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# isreal

Check if input is real array

TF = isreal(A)

## Description

TF = isreal(A) returns logical 1 (true) if A does not have an imaginary part. It returns logical 0 (false) otherwise. If A has a stored imaginary part of value 0, isreal(A) returns logical 0 (false).

 Note:   For logical and char data classes, isreal always returns true. For numeric data types, if A does not have an imaginary part isreal returns true; if A does have an imaginary part isreal returns false. For cell, struct, function_handle, and object data types, isreal always returns false.

~isreal(x) returns true for arrays that have at least one element with an imaginary component. The value of that component can be 0.

## Examples

### Example 1

If a computation results in a zero-value imaginary component, isreal returns true.

```x=3+4i;
y=5-4i;
isreal(x+y)```
```ans =

1```

### Example 2

These examples use isreal to detect the presence or absence of imaginary numbers in an array. Let

```x = magic(3);
y = complex(x);```

isreal(x) returns true because no element of x has an imaginary component.

`isreal(x)`
```ans =

1```

isreal(y) returns false, because every element of x has an imaginary component, even though the value of the imaginary components is 0.

`isreal(y)`
```ans =

0```

This expression detects strictly real arrays, i.e., elements with 0-valued imaginary components are treated as real.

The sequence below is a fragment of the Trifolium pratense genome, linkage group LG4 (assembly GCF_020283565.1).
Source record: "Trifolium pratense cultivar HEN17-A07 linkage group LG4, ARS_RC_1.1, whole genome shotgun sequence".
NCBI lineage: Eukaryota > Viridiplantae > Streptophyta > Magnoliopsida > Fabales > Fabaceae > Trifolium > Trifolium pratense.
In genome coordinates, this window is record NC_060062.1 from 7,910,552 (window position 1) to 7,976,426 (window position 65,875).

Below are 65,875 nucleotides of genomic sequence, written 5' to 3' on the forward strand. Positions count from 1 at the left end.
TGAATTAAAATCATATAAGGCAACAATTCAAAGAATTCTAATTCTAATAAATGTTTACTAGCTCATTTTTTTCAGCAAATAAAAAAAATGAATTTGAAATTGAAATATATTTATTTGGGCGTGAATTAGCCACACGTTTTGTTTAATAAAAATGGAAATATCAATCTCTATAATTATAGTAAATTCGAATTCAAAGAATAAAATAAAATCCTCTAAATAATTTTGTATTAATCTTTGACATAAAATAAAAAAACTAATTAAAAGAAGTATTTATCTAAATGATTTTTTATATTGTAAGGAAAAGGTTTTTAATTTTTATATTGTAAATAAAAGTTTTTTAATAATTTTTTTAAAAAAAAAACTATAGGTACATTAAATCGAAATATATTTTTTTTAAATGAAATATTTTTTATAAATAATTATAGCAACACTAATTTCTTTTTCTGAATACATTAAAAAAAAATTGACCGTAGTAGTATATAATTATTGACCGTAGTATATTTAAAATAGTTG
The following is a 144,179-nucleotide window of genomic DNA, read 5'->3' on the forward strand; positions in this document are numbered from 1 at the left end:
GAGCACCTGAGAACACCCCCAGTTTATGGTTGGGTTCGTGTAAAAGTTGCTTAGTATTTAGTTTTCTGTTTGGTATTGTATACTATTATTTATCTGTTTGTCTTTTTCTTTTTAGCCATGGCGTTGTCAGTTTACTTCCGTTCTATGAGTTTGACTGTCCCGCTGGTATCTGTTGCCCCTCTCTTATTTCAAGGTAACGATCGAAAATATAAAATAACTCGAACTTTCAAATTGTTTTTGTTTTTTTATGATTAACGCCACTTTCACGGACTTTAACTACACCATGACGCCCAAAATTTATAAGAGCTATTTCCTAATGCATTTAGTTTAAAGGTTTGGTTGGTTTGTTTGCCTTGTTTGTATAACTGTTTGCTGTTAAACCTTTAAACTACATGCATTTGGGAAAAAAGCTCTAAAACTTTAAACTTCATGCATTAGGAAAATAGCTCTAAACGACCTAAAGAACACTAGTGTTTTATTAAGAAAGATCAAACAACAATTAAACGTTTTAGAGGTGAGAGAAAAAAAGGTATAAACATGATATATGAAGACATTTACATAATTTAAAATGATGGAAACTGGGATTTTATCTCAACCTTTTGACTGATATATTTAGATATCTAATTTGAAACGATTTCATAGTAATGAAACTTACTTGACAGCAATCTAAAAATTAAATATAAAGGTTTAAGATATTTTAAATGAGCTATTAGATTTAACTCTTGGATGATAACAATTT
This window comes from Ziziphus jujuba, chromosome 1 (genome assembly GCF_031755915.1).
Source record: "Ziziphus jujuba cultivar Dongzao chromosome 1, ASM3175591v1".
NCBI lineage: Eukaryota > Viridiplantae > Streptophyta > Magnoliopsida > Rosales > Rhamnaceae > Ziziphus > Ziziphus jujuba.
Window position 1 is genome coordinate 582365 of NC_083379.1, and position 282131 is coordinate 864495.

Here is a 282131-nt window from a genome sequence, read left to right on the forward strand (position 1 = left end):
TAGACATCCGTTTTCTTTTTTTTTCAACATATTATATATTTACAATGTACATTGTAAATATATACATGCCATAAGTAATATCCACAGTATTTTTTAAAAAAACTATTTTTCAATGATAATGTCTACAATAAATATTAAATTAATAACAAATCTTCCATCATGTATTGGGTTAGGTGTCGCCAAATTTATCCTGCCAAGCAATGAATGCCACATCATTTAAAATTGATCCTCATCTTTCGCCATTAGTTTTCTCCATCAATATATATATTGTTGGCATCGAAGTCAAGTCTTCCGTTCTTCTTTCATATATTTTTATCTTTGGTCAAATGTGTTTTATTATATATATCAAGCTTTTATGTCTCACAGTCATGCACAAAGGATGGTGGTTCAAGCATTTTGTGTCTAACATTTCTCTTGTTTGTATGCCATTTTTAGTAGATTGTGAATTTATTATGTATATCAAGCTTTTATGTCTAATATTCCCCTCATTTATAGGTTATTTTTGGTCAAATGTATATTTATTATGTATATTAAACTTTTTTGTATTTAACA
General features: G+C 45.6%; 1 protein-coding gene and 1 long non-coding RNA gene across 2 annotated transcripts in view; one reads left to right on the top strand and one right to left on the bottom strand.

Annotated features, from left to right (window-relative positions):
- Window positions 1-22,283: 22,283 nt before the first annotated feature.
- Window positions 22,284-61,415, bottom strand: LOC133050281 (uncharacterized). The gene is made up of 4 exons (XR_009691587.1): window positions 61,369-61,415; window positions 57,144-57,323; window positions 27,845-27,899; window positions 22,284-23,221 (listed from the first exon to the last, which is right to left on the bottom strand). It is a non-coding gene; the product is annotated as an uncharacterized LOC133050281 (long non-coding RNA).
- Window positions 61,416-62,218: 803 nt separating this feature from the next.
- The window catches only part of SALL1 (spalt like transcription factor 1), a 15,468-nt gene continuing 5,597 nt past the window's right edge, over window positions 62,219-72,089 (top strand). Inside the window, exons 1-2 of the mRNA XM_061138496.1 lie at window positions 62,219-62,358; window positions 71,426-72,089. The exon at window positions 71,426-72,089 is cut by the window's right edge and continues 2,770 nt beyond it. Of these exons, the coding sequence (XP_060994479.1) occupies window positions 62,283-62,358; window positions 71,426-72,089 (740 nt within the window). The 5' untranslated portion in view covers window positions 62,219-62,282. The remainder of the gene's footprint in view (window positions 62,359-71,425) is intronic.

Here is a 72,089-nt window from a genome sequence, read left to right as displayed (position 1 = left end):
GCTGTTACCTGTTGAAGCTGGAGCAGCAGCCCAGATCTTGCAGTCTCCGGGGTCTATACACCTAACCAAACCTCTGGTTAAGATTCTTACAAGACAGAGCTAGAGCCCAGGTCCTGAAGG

`~any(imag(y(:)))`
```ans =

1```

### Example 3

Given the following cell array,

```C{1} = pi;                 % double
C{2} = 'John Doe';         % char array
C{3} = 2 + 4i;             % complex double
C{4} = ispc;               % logical
C{5} = magic(3);           % double array
C{6} = complex(5,0)        % complex double```
```C =

[3.1416]    'John Doe'    [2.0000 + 4.0000i]    [1]    [3x3 double]    [5.0000 + 0.0000i]```

isreal shows that all but C{1,3} and C{1,6} are real arrays.

```for k = 1:6
x(k) = isreal(C{k});
end

x
```
```x =

1     1     0     1     1     0```

expand all

### Tips

If A is real, complex(A) returns a complex number whose imaginary component is 0, and isreal(complex(A)) returns false. In contrast, the addition A + 0i returns the real value A, and isreal(A + 0i) returns true.

If B is real and A = complex(B), then A is a complex matrix and isreal(A) returns false, while A(m:n) returns a real matrix and isreal(A(m:n)) returns true.

Because MATLAB® software supports complex arithmetic, certain of its functions can introduce significant imaginary components during the course of calculations that appear to be limited to real numbers. Thus, you should use isreal with discretion.